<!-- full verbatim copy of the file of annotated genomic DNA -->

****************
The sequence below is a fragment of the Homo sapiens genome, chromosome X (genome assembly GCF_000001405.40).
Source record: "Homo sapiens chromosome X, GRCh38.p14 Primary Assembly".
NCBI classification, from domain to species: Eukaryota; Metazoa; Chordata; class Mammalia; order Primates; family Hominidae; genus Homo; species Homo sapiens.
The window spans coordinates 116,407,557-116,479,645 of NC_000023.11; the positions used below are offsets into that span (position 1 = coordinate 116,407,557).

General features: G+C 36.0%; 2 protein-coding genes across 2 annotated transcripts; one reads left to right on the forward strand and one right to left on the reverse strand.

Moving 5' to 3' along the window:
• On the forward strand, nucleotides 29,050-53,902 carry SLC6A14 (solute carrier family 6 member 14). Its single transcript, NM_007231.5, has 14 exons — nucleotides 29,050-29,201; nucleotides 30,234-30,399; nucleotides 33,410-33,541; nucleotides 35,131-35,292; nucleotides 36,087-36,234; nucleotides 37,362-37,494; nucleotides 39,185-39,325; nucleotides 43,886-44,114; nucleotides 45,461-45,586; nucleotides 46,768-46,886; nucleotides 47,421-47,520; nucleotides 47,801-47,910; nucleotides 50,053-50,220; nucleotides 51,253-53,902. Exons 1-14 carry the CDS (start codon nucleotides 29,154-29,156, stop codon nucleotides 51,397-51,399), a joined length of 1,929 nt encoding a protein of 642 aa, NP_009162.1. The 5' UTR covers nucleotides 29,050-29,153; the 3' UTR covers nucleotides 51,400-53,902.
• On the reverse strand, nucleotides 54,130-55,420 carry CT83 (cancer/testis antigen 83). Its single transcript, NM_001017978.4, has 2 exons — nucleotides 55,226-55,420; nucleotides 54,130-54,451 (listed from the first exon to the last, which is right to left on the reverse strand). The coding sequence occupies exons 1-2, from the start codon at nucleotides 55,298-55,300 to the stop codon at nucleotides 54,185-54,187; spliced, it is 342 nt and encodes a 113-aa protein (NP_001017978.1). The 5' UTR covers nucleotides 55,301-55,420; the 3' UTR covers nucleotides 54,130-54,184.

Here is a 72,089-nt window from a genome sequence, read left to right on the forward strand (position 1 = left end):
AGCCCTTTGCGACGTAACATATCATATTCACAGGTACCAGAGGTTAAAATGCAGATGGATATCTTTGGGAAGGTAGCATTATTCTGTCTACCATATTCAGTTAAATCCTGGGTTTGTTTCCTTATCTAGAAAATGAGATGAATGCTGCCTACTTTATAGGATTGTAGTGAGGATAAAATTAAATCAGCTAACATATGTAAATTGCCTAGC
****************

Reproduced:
The sequence below is a fragment of the Homo sapiens genome, chromosome X (genome assembly GCF_000001405.40).
Source record: "Homo sapiens chromosome X, GRCh38.p14 Primary Assembly".
NCBI classification, from domain to species: Eukaryota; Metazoa; Chordata; class Mammalia; order Primates; family Hominidae; genus Homo; species Homo sapiens.
The window spans coordinates 116,407,557-116,479,645 of NC_000023.11; the positions used below are offsets into that span (position 1 = coordinate 116,407,557).

General features: G+C 36.0%; 2 protein-coding genes across 2 annotated transcripts; one reads left to right on the forward strand and one right to left on the reverse strand.

Moving 5' to 3' along the window:
• On the forward strand, nucleotides 29,050-53,902 carry SLC6A14 (solute carrier family 6 member 14). Its single transcript, NM_007231.5, has 14 exons — nucleotides 29,050-29,201; nucleotides 30,234-30,399; nucleotides 33,410-33,541; nucleotides 35,131-35,292; nucleotides 36,087-36,234; nucleotides 37,362-37,494; nucleotides 39,185-39,325; nucleotides 43,886-44,114; nucleotides 45,461-45,586; nucleotides 46,768-46,886; nucleotides 47,421-47,520; nucleotides 47,801-47,910; nucleotides 50,053-50,220; nucleotides 51,253-53,902. Exons 1-14 carry the CDS (start codon nucleotides 29,154-29,156, stop codon nucleotides 51,397-51,399), a joined length of 1,929 nt encoding a protein of 642 aa, NP_009162.1. The 5' UTR covers nucleotides 29,050-29,153; the 3' UTR covers nucleotides 51,400-53,902.
• On the reverse strand, nucleotides 54,130-55,420 carry CT83 (cancer/testis antigen 83). Its single transcript, NM_001017978.4, has 2 exons — nucleotides 55,226-55,420; nucleotides 54,130-54,451 (listed from the first exon to the last, which is right to left on the reverse strand). The coding sequence occupies exons 1-2, from the start codon at nucleotides 55,298-55,300 to the stop codon at nucleotides 54,185-54,187; spliced, it is 342 nt and encodes a 113-aa protein (NP_001017978.1). The 5' UTR covers nucleotides 55,301-55,420; the 3' UTR covers nucleotides 54,130-54,184.

Here is a 72,089-nt window from a genome sequence, read left to right on the forward strand (position 1 = left end):
AGCCCTTTGCGACGTAACATATCATATTCACAGGTACCAGAGGTTAAAATGCAGATGGATATCTTTGGGAAGGTAGCATTATTCTGTCTACCATATTCAGTTAAATCCTGGGTTTGTTTCCTTATCTAGAAAATGAGATGAATGCTGCCTACTTTATAGGATTGTAGTGAGGATAAAATTAAATCAGCTAACATATGTAAATTGCCTAGC